Daniil Kvyat finished in the fourth place at the Emilia Romagna GP which was quite a performance given that he has been always behind his teammate pierre Gasly in terms of performance. Kvyat’s recent performance although may have come a little bit too late to save his AlphaTauri seat for the 2021 Formula 1 season.
This is because AlphaTauri has already confirmed Pierre Gasly and Formula 2 race winner Yuki Tsunoda for the 2021 driver line up and Kvyat seems to be on his way out of Formula 1.
The Imola race was a rare opportunity for Kvyat to grab the headlines with his charge from seventh to fourth in the final six laps after the restart, overtaking Sergio Perez, Alex Albon and Charles Leclerc to take his best result since finishing third at Hockenheim last year. It was a reminder that, while Kvyat has not lived up to the potential he showed earlier in his F1 career, he can be a very effective race driver
But by all relevant performance metrics, Kvyat has been outperformed by Gasly this year. Gasly has out-qualified him 11 times in 13 races – with the average gap over the year just under two tenths – and has scored 63 points to Kvyat’s 26. Even factoring in the good fortune Gasly had to be in a position to win at Monza, Kvyat has been convincingly outclassed. While his race performances are generally better than those in qualifying, Gasly has also excelled on Sundays in comparison.
This has been the case ever since Gasly returned to what was then called Toro Rosso after the August break in 2019. Even at Imola, Kvyat was two tenths slower than Gasly in qualifying and would likely have finished as the second-best Toro Rosso had the Frenchman not suffered a coolant leak that forced him to retire early on.
Kvyat has usually shrugged off questions about his future, insisting that he’s not concerned regardless of whether or not AlphaTauri keeps him. But he did argue after the race that he is delivering at a high enough level and a performance like this will help his cause in the unlikely event Tsunoda is not able to take up the drive.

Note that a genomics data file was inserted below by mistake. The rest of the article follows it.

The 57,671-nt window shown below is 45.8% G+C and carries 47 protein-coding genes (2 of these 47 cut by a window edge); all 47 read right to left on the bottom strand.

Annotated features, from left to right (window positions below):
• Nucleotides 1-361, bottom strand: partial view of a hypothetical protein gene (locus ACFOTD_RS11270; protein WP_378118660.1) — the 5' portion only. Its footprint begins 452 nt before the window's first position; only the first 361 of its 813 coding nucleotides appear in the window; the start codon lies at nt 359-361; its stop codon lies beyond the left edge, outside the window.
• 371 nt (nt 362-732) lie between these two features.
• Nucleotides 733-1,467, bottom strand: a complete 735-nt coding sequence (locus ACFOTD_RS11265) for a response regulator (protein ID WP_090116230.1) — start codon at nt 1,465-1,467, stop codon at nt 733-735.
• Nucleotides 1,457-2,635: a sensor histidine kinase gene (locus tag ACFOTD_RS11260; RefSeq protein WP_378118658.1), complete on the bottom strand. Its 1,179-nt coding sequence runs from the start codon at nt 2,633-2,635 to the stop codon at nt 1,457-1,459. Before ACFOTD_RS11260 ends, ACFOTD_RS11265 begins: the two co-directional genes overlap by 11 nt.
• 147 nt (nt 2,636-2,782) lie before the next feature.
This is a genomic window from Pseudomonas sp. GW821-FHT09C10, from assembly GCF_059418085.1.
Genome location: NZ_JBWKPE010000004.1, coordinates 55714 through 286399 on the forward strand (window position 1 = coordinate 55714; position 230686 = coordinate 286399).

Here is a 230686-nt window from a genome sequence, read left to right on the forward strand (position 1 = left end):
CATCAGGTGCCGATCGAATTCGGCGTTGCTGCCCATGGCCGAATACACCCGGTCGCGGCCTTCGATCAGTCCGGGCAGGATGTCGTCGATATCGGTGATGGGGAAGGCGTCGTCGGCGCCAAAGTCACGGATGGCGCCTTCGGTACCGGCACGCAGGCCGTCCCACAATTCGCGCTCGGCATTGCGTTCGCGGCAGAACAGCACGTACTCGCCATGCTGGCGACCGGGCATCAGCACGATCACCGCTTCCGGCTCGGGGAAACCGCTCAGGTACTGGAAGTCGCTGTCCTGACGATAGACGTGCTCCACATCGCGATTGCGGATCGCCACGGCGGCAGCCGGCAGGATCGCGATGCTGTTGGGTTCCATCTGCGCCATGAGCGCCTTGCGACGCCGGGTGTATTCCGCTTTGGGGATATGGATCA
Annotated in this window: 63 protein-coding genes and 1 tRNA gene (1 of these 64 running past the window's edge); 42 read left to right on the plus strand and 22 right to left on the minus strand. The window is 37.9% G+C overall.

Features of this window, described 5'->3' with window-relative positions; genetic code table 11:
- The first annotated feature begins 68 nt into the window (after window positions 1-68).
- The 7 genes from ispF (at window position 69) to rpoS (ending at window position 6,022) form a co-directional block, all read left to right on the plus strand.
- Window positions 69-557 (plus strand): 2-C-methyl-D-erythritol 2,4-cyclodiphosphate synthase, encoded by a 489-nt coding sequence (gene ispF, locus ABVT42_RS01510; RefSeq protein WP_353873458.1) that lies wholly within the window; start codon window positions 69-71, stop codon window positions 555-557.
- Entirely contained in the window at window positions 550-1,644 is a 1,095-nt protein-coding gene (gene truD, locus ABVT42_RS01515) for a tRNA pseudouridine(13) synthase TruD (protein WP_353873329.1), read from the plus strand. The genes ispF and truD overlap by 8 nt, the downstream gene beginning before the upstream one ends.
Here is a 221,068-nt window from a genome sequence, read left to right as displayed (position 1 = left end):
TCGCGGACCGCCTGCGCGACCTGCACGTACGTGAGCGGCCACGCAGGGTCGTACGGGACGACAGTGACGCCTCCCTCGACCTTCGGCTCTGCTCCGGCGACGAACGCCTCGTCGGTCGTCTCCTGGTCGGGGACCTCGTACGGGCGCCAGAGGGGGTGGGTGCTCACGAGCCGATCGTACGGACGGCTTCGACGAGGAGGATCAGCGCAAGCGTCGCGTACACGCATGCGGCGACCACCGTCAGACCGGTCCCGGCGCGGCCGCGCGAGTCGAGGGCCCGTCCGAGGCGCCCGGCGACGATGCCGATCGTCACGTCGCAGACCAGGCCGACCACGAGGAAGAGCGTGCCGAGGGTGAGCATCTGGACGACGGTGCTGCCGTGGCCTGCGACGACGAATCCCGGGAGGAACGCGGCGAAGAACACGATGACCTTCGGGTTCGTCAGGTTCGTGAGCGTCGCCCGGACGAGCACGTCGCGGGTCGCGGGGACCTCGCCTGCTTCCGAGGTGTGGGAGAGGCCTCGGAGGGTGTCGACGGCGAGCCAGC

“I am doing enough, but it’s not up to me,” he told Sky Sports F1. “There are other things out of my control and I am just focusing on enjoying these last five races of the year and then we’ll see.
“We had a strong race. I am very happy for my side, from the team side they made a very good [strategy] call and I’m very happy with them. I’ve been in this team since 2014 and they came a long way. I am proud of that and also had a lot of fun on that safety car restart
“It’s a shame to miss out by very little on the podium spot but I pushed until the end. Daniel [Ricciardo, who finished third, having not stopped for fresh rubber under the safety car] just managed to warm up his tyres when I got behind him.”
While part of the reason for Kvyat’s results was the improved performance relative to the rest of the midfield of the AlphaTauri, which allowed him to reach Q3 for the first time in a year, the car’s strengths were in the right place to suit Kvyat. Generally, he’s struggled more in qualifying compared to Gasly when the rear end of the car has been more lively, but one of its strengths at Imola was stability.